July 24, 2016

Why your Yoga Goals are (Probably) Irrelevant, if not Downright Dangerous.

crazy yoga pose don't try this

A few weeks ago, I was about to start teaching at a new gym, so I decided to go there for a workout before my first class to get to know the place.

While there, I had an inspiring conversation with a woman about yoga. Without mentioning that I was a yoga teacher, about her yoga class and her teacher at the gym. Her answer got me thinking about the relationship between yoga and gyms:

“What I really like about my teacher is that she tells us at the beginning of our practice what we will be able to do in a certain amount of time if we keep practicing.“

All we need to do is show up to class, and the rest will come.

But what about non-attachment? Doesn’t yoga teach us to not judge things by the possible outcome? Aren’t we supposed to stay in the present and then see what happens? Isn’t most of our suffering caused by expectations we have?

Osho, one of the most controversial thinkers in the past century, tried to draw attention toward this. In one of his reflections on Patanjali‘s yoga sutras, he says:

“You may be hoping that now, through Yoga, you may gain something. The achieving motive is there with the hope that you may become perfect through Yoga. If this is the cause then there can be no meeting between you and the path which is Yoga. Then you are totally against it, moving in a totally opposite dimension.“

What is the point in yoga, then? First, we can raise our level of awareness toward our own actions. When we go to the gym to have a yoga class, it is an experience within the context of a place that is made for shaping bodies. Many people go to yoga for physical exercise, which is something we can get from yoga, but also other activities. The physical is just one element of our yoga practice.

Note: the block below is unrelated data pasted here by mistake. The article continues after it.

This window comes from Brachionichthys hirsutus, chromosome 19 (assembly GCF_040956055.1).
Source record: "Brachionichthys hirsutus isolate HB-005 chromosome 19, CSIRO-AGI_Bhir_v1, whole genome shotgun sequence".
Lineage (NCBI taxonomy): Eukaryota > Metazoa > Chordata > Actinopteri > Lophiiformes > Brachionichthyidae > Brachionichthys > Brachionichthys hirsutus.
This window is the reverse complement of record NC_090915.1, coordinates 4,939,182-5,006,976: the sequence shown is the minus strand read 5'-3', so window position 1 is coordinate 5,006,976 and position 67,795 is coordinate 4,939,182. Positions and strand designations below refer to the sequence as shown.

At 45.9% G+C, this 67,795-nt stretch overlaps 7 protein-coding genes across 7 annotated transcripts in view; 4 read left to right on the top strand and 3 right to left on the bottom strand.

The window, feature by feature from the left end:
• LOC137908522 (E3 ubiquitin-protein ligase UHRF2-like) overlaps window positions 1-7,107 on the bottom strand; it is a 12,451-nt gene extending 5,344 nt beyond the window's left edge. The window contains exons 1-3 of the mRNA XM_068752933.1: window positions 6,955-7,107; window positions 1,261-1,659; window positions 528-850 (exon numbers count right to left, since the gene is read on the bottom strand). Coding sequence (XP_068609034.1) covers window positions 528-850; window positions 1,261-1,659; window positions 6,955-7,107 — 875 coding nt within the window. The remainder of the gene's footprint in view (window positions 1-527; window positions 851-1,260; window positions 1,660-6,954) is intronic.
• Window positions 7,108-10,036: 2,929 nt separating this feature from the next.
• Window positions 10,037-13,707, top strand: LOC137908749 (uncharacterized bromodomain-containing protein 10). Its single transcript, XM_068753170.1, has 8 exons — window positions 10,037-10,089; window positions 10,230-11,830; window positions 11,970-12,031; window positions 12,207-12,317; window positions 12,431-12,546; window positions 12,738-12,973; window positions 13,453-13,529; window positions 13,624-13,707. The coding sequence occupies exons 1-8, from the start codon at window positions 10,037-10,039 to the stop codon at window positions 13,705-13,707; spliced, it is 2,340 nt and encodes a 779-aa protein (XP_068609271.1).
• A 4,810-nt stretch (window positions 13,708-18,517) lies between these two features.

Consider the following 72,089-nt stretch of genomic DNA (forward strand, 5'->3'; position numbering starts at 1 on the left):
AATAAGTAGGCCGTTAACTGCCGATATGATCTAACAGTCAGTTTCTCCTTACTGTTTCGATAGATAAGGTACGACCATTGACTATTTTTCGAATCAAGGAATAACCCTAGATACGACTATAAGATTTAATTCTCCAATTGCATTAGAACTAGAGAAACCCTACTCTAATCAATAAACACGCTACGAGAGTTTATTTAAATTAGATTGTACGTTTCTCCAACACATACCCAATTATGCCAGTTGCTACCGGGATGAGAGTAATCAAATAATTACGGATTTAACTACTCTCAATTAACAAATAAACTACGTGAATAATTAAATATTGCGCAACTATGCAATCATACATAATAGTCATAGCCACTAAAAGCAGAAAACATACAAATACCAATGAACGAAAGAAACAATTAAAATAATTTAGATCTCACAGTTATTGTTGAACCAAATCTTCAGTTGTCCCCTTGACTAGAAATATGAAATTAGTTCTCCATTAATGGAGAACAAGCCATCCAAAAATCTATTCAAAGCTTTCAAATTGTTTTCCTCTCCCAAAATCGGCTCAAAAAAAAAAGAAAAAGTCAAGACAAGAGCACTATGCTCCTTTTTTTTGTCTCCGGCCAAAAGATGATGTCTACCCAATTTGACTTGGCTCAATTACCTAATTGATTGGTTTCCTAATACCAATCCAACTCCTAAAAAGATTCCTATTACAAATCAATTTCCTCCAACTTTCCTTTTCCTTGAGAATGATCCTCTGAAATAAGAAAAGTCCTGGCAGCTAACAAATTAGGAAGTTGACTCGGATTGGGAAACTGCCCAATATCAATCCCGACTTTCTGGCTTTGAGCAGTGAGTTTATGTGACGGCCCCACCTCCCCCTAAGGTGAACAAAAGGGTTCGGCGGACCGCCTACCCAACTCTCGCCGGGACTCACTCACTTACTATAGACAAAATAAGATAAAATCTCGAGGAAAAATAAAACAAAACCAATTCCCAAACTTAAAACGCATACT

We also need to remember that it’s all about balance. Being too attached to our asana practice puts us at risk of injury. (Read William J. Broad’s The Science of Yoga: The Risks and Rewards to read more about that side of modern yoga practice.)

Like many of us, I had to learn that lesson the hard way—not even being a yoga teacher could hold me back from pushing myself into deep hip-openers that my body wasn’t ready for at that time. Instead of nailing pigeon pose, I found myself with a so-called “hip impingement,“ one of the most common yoga injuries these days. While recovering from that pain in my hips, I learned my lesson that less is often more. Without pushing myself toward the goal of a perfect pigeon pose, I would have been able to do it much earlier.

The attachment to the results of my practice and my overall lack of patience were not beneficial to the outcome.

We all enter class as ourselves, just as we are in that moment. Let‘s take a typical yoga studio scenario with 10 students that came for “After-Work-Yoga“—how many people in that class might be perfectionists that always try to push themselves toward certain goals? We live in a highly competitive society that encourages us toward the “no pain, no gain” philosophy. We may find ourselves thinking that we are not good enough to do things that we really want to do—or perhaps we put too much energy into challenges that are very difficult or even pointless, just to prove ourselves.

All of this causes stress, and we seek something to show us a different perspective. That stress we create in our lives is a reason for going to yoga.

Taking that thought and coming back to our starting point it all comes to a new perspective. Do I really need another goal in my life? Can‘t the yoga class just be an island of well-being, where I let go and be myself in an accepting and non-judgemental way, where I can just feel the movements in the moment and observing the effects over time?

It should be a space of non-judgement—which is something most people rarely experience.

Being attached to the outcome of our practice distracts our mind from the present moment because we think about how we could feel instead of focusing on the present. It might be less important how our friends react to our first handstand, but it will be of great value what we have learned on our journey getting there.

My yoga practice helps me gain a deeper understanding of my feelings. Moving the body and noticing the effects of certain postures is like reading the news about ourselves: it will not always be pleasant, but manipulating the information will only bring more turmoil in the long run.

Self-acceptance also includes accepting where we are.

Having goals is great for bringing structure to our practice, but it‘s all about what we learn on the path to our goals, not about the outcome.

As Einstein says: “We cannot solve our problems with the same thinking we used when we created them.“



Author: Robert Busch

Photo: VIVOBAREFOOT at Flickr 

Editor: Renée Picard

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